Killdeer , A shorebird you can see without going to the beach.
The Killdeer’s broken-wing act leads predators away from a nest, but doesn’t keep cows or horses from stepping on eggs. To guard against large hoofed animals, the Killdeer uses a quite different display, fluffing itself up, displaying its tail over its head, and running at the beast to attempt to make it change its path.
The oldest recorded Killdeer was at least 10 years, 11 months old when it was recaptured and rereleased during banding operations in Kansas. The male and female of a mated pair pick out a nesting site through a ritual known as a scrape ceremony. The male lowers his breast to the ground and scrapes a shallow depression with his feet. The female then approaches, head lowered, and takes his place. The male then stands with body tilted slightly forward, tail raised and spread, calling rapidly. Mating often follows.
Killdeer get their name from the shrill, wailing kill-deer call they give so often. Eighteenth-century naturalists also noticed how noisy Killdeer are, giving them names such as the Chattering Plover and the Noisy Plover.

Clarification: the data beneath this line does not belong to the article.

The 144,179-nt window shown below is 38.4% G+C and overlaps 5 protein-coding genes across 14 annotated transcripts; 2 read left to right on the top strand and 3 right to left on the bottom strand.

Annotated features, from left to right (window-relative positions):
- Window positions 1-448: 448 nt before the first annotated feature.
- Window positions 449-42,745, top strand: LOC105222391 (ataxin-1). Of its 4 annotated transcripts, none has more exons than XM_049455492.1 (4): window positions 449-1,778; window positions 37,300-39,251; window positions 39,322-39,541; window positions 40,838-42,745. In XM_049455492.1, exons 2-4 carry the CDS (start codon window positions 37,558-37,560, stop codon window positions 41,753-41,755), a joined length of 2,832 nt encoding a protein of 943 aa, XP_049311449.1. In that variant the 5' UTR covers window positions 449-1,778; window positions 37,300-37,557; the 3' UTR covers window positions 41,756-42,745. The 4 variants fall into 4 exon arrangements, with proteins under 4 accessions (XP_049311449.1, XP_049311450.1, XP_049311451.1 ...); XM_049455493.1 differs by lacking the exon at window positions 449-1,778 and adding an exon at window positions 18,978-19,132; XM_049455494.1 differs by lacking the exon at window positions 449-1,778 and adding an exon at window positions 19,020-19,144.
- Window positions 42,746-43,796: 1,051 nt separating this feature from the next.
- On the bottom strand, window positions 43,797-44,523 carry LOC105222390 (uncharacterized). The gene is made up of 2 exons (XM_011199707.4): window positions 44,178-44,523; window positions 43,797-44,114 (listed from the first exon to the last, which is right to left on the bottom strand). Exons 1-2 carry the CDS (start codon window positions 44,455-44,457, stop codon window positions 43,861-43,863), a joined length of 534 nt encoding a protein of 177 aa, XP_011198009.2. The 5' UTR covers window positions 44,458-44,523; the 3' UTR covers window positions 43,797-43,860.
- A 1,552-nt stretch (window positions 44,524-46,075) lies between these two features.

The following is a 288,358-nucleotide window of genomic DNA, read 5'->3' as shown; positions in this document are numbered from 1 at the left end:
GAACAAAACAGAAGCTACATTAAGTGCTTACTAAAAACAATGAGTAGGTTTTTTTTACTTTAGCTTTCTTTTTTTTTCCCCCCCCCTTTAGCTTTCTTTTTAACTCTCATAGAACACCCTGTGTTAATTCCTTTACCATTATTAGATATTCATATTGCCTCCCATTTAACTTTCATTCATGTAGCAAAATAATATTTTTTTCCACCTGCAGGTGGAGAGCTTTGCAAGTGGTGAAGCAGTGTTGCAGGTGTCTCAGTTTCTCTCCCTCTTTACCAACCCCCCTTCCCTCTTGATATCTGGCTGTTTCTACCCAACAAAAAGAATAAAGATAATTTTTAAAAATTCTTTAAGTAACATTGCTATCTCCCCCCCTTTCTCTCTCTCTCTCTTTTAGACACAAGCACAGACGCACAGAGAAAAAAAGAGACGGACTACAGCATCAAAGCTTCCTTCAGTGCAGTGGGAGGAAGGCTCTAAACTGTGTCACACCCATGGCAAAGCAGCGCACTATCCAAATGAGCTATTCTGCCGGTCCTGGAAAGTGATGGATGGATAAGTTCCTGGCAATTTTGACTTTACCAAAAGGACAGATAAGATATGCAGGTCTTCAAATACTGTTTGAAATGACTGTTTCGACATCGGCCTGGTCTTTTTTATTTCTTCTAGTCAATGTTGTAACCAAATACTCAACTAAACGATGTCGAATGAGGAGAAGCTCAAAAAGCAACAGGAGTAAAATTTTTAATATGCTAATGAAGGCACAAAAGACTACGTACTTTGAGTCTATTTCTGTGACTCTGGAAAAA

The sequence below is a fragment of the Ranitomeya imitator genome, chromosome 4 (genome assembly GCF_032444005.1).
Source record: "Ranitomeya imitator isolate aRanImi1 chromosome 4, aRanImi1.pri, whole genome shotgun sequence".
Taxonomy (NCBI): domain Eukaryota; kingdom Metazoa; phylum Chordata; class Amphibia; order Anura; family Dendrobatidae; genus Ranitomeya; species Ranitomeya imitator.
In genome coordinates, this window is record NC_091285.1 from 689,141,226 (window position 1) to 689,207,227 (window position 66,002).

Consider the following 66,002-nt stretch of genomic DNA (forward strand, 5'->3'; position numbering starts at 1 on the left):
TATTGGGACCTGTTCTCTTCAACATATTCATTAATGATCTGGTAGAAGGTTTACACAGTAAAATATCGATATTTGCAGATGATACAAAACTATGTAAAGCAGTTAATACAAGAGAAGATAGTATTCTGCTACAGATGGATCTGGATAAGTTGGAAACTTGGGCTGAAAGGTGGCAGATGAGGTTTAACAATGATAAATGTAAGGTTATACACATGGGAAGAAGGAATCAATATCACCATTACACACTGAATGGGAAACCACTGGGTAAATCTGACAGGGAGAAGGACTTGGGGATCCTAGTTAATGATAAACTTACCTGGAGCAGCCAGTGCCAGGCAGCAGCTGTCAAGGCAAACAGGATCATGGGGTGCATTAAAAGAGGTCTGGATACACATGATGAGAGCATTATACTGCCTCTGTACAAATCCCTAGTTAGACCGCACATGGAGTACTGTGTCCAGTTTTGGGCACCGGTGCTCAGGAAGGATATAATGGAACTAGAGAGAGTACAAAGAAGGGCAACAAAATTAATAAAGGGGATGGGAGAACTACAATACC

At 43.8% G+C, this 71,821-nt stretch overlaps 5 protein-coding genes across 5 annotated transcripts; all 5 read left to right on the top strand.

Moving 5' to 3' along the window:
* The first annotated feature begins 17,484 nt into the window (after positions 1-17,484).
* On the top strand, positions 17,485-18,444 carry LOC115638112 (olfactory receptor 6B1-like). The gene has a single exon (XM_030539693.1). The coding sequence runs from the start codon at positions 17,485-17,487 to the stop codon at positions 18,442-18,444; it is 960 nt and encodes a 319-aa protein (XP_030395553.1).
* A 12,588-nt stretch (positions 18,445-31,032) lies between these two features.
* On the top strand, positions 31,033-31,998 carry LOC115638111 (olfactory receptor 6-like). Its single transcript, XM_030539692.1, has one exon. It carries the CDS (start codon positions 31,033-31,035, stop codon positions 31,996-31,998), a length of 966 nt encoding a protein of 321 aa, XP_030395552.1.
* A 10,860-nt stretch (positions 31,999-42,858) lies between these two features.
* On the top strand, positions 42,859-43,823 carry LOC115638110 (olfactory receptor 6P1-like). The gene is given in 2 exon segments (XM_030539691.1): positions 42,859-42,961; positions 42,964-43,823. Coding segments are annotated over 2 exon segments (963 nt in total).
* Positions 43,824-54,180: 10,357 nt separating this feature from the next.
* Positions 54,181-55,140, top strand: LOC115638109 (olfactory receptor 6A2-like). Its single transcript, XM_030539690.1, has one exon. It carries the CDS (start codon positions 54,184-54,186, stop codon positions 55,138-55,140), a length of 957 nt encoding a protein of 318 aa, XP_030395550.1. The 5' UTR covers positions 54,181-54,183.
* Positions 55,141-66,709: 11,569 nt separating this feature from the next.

Killdeer lay their eggs into an empty nest but add other materials later on. Some of these items they pick up as they are leaving and toss over their shoulder into the nest. In one nest in Oklahoma, people found more than 1,500 pebbles had accumulated this way.
Killdeer are surprisingly unobtrusive even on green lawns, despite their warm tawny coloration. Look carefully over lawns, short-mown fields, and even parking lots, and listen for the far-carrying kill-deer. (When you hear this call, the bird may be in flight. Look for it circling you, flying stiffly on long, pointed wings. It may resemble an American Kestrel, at least until it lands on the ground and begins walking.) Though they’re often found on dry land, you should also look for them on the edges of freshwater ponds and muddy lagoons.
Pictures from Jeff